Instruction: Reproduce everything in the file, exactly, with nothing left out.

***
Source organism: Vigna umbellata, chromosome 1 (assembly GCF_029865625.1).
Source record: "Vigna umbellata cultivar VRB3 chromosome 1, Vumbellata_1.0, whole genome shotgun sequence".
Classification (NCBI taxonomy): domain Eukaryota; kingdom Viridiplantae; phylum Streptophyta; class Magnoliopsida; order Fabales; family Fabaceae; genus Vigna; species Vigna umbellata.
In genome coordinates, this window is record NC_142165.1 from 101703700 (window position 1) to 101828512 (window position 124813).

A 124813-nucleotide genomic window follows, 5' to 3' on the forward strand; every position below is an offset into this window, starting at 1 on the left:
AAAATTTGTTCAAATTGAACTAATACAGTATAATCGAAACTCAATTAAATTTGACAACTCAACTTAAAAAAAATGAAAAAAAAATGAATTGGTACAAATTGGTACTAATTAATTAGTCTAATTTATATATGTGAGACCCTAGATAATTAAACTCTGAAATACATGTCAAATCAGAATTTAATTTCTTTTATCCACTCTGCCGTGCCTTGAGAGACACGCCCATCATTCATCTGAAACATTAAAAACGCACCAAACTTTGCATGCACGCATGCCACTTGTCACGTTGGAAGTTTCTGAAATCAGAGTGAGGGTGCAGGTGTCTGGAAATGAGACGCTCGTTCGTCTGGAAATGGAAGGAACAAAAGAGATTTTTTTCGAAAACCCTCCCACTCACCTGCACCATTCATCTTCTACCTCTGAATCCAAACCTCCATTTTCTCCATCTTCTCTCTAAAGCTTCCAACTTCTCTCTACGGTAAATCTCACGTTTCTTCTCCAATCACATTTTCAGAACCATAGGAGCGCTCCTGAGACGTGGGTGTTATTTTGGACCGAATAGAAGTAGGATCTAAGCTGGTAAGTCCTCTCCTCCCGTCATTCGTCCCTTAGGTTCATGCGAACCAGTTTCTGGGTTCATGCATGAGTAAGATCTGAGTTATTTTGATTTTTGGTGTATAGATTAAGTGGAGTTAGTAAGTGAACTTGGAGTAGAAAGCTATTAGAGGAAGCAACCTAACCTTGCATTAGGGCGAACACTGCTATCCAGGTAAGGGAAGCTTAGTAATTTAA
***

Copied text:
Source organism: Vigna umbellata, chromosome 1 (assembly GCF_029865625.1).
Source record: "Vigna umbellata cultivar VRB3 chromosome 1, Vumbellata_1.0, whole genome shotgun sequence".
Classification (NCBI taxonomy): domain Eukaryota; kingdom Viridiplantae; phylum Streptophyta; class Magnoliopsida; order Fabales; family Fabaceae; genus Vigna; species Vigna umbellata.
In genome coordinates, this window is record NC_142165.1 from 101703700 (window position 1) to 101828512 (window position 124813).

A 124813-nucleotide genomic window follows, 5' to 3' on the forward strand; every position below is an offset into this window, starting at 1 on the left:
AAAATTTGTTCAAATTGAACTAATACAGTATAATCGAAACTCAATTAAATTTGACAACTCAACTTAAAAAAAATGAAAAAAAAATGAATTGGTACAAATTGGTACTAATTAATTAGTCTAATTTATATATGTGAGACCCTAGATAATTAAACTCTGAAATACATGTCAAATCAGAATTTAATTTCTTTTATCCACTCTGCCGTGCCTTGAGAGACACGCCCATCATTCATCTGAAACATTAAAAACGCACCAAACTTTGCATGCACGCATGCCACTTGTCACGTTGGAAGTTTCTGAAATCAGAGTGAGGGTGCAGGTGTCTGGAAATGAGACGCTCGTTCGTCTGGAAATGGAAGGAACAAAAGAGATTTTTTTCGAAAACCCTCCCACTCACCTGCACCATTCATCTTCTACCTCTGAATCCAAACCTCCATTTTCTCCATCTTCTCTCTAAAGCTTCCAACTTCTCTCTACGGTAAATCTCACGTTTCTTCTCCAATCACATTTTCAGAACCATAGGAGCGCTCCTGAGACGTGGGTGTTATTTTGGACCGAATAGAAGTAGGATCTAAGCTGGTAAGTCCTCTCCTCCCGTCATTCGTCCCTTAGGTTCATGCGAACCAGTTTCTGGGTTCATGCATGAGTAAGATCTGAGTTATTTTGATTTTTGGTGTATAGATTAAGTGGAGTTAGTAAGTGAACTTGGAGTAGAAAGCTATTAGAGGAAGCAACCTAACCTTGCATTAGGGCGAACACTGCTATCCAGGTAAGGGAAGCTTAGTAATTTAA